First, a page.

The congregation at Ward Chapel AME, at the funeral for devil Saturday, was invited to view the remains of the devil, which was actually a mirror at the bottom of the casket. --Ashley Johnson
The congregation at Ward Chapel AME, at the funeral for devil Saturday, was invited to view the remains of the devil, which was actually a mirror at the bottom of the casket. -- Ashley Johnson

Selma church hosts funeral for the devil

Published 7:33pm Monday, July 22, 2013

One church in Selma decided they would lay the recent gun violence in Selma and around the world to rest for good — by burying the devil Saturday afternoon.

Ward Chapel A.M.E. on Philpot Avenue opened their doors to the community and invited church leaders as well as politicians to speak about the devil and its influence on Selma and the world.

“We are finally going to lay the violence to rest,” Rev. Raymond Mayes of Ward Chapel AME told those at the funeral. “After a week of violence in Selma, I got with the church officers and we decided we need to do something about the violence and someone said well lets bury the devil. Satan is running rampant in many forms and fashions.”

During early June, within a matter of two weeks five were dead in Selma at the hand of gun violence in four homicide cases and one suicide. Mayes, being new to the city in March, vowed Ward Chapel would, “hold down their corner of Philpot and make sure Satan doesn’t pop his head up any more and then maybe we can go over to the next block on the right and the next block to the left and start changing the community and changing the city.”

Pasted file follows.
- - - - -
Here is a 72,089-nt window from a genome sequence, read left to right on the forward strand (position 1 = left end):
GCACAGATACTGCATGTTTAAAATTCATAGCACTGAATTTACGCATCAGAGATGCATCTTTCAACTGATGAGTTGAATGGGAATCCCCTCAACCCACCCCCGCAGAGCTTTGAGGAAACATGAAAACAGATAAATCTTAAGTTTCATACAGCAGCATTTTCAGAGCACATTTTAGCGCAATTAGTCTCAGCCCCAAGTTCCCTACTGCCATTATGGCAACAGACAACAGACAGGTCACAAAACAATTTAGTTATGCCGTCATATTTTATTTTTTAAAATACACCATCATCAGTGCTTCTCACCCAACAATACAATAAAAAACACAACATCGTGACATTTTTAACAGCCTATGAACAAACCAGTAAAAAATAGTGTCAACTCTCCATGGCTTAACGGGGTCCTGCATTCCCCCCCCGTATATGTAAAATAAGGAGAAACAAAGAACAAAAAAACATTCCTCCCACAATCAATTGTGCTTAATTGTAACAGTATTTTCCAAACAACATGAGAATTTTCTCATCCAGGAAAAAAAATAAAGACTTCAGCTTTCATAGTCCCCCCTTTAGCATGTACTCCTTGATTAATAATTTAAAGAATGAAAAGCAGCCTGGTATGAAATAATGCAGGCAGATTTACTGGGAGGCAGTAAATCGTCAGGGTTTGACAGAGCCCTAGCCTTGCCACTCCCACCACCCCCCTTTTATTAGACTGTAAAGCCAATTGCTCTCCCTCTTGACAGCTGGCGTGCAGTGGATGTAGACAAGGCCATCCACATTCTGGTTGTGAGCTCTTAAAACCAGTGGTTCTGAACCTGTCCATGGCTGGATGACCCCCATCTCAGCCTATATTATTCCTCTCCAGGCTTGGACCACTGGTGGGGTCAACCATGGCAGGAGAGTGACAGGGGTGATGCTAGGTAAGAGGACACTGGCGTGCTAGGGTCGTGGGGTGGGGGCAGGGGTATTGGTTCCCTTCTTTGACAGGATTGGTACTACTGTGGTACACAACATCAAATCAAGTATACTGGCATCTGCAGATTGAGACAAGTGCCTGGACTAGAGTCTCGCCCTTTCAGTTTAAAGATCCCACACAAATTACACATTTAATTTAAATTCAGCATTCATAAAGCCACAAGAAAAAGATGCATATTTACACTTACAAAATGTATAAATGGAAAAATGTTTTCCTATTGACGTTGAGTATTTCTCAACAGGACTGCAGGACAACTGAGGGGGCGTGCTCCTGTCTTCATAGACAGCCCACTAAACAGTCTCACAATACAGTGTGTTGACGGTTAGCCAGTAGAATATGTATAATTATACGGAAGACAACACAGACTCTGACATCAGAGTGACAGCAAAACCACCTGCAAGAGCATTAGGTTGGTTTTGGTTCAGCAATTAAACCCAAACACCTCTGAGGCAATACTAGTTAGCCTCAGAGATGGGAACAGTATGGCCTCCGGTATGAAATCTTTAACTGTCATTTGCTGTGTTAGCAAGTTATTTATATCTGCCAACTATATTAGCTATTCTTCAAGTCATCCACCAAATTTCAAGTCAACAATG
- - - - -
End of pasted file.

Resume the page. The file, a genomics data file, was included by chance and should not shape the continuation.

Saturday, the Funeral Service for the Devil, had the small choir of Ward Chapel swaying and singing to hymns “Yield Not To Temptation” and “amens” were heard as scripture was read from the book of Job — a book that tells the story of Job being tempted by Satan in every possible way.

Selma Mayor George Evans spoke about where he sees Satan in Selma as someone who works each day to bring the city together and Sen. Hank Sanders delivered the Eulogy for the devil.

“The devil is not lazy, he looks good by the also makes other things that aren’t good look good,” Sanders said. “He is smart. These are good things about the devil. He can make us do things we don’t want to do.”

At the end of the service in the whitewashed chapel, funeral attendees peered into a casket to view the remains of the devil. What they saw was their selves, as they gazed into a mirror in the coffin.

“This is a new day and a new time and things are changing people are beginning to understand and want a different spiritual life,” Mayes said. “There is a revival in Selma because life is coming back and people are realizing there is a whole lot to hope for.”

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